First impressions are always important in video games, as the first trailer of a game can sometimes make or break it before it launches. During the Nintendo Switch presentation a trailer for a futuristic boxing title aired, showing five different characters with massive spring-loaded fists of fury. “Could this be a re-imagining of Punch-Out?” I thought to myself as I watched this strange video play out. Nope, the game is simply called ARMS. Well, if nothing else that’s probably the easiest way to describe what’s going on. I was skeptical after watching the trailer, but having played ARMS for myself I feel a lot better about it.

The demo I played at the Switch event featured five fighters, swirly blue-haired hero Springman, superheroine Ribbon Girl, wrapped-up brute Master Mummy, the lithe Ninjara, and the Tron Bonne-esque Mechanica. Each fighter comes not only with a few special moves --- Mechanica, for example, can temporarily fly around the arena upping her ability to dodge --- but also with a trio of punching “gloves” that could be mixed and matched however I choose. Do I want a more direct punch with Ribbon’s Slapamander (a great name for a punching glove, by the way), or would I be better off with the finger rocket glove? I have some time to answer these questions before I’m thrust into battle against another attendee.


These one-on-one battles take place in enclosed arenas, decided in a best-of-three round format, with each of the two smaller JoyCon controllers serving as each of my hands. A quick extension of my arm sends the corresponding first toward the opponent, with a successful hit making a clear sound and showing how many Hit Points of damage I inflicted. I can curve my punches by turning my hand while extending, giving me a little more range than I originally thought.

I’m not limited to punching though, as throwing both hands at the same time results in an unblockable grab attack that pulls the opponent in for some big damage. After a while my successful attacks fill a small meter which, when activated, give me access to a super flurry attack done by quickly punching in front of me multiple times. Fighters also have some defensive options, like blocking, dashing forward, and sidestepping attacks, but I continually had trouble making those happen. I’m not sure if it was the button placement or if I just wasn’t executing the motion correctly, but an attempt to sidestep ended with me getting smacked in the head more than successfully dodging the move.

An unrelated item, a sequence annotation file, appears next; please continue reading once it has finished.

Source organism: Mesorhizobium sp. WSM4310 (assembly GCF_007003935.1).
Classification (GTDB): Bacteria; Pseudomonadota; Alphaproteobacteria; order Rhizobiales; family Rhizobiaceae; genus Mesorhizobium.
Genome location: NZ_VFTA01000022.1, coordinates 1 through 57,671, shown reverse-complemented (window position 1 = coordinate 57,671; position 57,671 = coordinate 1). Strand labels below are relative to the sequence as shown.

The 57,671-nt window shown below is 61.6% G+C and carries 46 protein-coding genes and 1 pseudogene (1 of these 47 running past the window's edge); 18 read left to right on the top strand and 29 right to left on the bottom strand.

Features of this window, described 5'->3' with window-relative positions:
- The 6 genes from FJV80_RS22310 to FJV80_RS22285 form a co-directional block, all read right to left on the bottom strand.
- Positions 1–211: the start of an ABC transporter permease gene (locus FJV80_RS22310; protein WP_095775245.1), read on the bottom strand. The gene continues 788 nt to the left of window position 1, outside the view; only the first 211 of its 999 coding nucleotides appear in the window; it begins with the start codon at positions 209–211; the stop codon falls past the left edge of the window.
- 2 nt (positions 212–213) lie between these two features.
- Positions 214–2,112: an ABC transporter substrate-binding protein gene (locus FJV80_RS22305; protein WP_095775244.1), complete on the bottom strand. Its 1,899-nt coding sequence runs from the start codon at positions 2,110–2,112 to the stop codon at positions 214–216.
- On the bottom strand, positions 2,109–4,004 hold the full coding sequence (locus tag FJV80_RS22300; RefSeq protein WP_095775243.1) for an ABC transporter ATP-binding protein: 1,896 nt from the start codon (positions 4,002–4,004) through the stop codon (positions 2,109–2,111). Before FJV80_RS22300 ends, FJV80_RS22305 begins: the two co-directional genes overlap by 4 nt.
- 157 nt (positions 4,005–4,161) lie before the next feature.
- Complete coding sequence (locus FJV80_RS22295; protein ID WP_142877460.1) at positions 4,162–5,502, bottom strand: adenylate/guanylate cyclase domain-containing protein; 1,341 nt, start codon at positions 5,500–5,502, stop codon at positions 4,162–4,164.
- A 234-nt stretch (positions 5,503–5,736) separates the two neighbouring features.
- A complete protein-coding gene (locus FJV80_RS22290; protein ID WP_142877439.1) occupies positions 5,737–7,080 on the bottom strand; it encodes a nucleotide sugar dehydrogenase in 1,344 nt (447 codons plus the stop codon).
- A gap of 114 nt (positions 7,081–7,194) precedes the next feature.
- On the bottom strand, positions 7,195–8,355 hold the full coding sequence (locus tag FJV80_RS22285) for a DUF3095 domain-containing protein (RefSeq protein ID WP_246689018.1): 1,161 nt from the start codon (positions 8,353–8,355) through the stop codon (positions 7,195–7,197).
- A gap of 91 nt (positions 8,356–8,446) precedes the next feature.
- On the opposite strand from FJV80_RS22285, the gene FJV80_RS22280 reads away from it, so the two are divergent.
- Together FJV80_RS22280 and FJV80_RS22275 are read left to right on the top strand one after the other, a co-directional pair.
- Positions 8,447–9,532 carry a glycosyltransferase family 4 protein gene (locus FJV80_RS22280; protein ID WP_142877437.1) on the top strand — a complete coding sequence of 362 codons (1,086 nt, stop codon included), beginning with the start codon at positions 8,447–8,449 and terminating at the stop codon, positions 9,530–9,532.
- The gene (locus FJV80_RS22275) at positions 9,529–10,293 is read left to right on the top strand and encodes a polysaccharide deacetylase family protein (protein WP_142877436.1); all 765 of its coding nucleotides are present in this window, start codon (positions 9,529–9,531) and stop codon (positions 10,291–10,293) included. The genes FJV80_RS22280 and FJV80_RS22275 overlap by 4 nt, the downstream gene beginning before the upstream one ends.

That all seems pretty complicated, but the game is way easier to pick up and play that I expected. At its core ARMS is essentially an elaborate game of “rock, paper, scissors,” where knowing the right counters can be the difference between victory and defeat. Customizing my fighter before each round felt like the choices mattered, as the wrong gloves could put me at a huge disadvantage. With the exception of dodging the JoyCons served their purpose well, as punches came out as I instructed and curved when I put the spin on them. Most importantly the rounds I won or lost always felt like I won or lost them, with no technical errors costing me or my opponent a match.

On the surface ARMS looks super weird, a hybrid of Punch-Out and one of those joke extendable boxing gloves from old cartoons, but the idea works pretty well in practice. I do expect the roster of five to increase in the coming months, as well as a larger array of customization options, but I understand Nintendo not revealing everything at once. As long as the dev team can hammer out the dodging issues and make the mobility options a little more responsive, ARMS could become a surprise hit for the Switch in the vein of Splatoon on Wii U. We’ll find out if ARMS will make gamers punchy or punch-drunk this coming Spring.

ARMS is scheduled to launch exclusively on the Nintendo Switch in Spring 2017.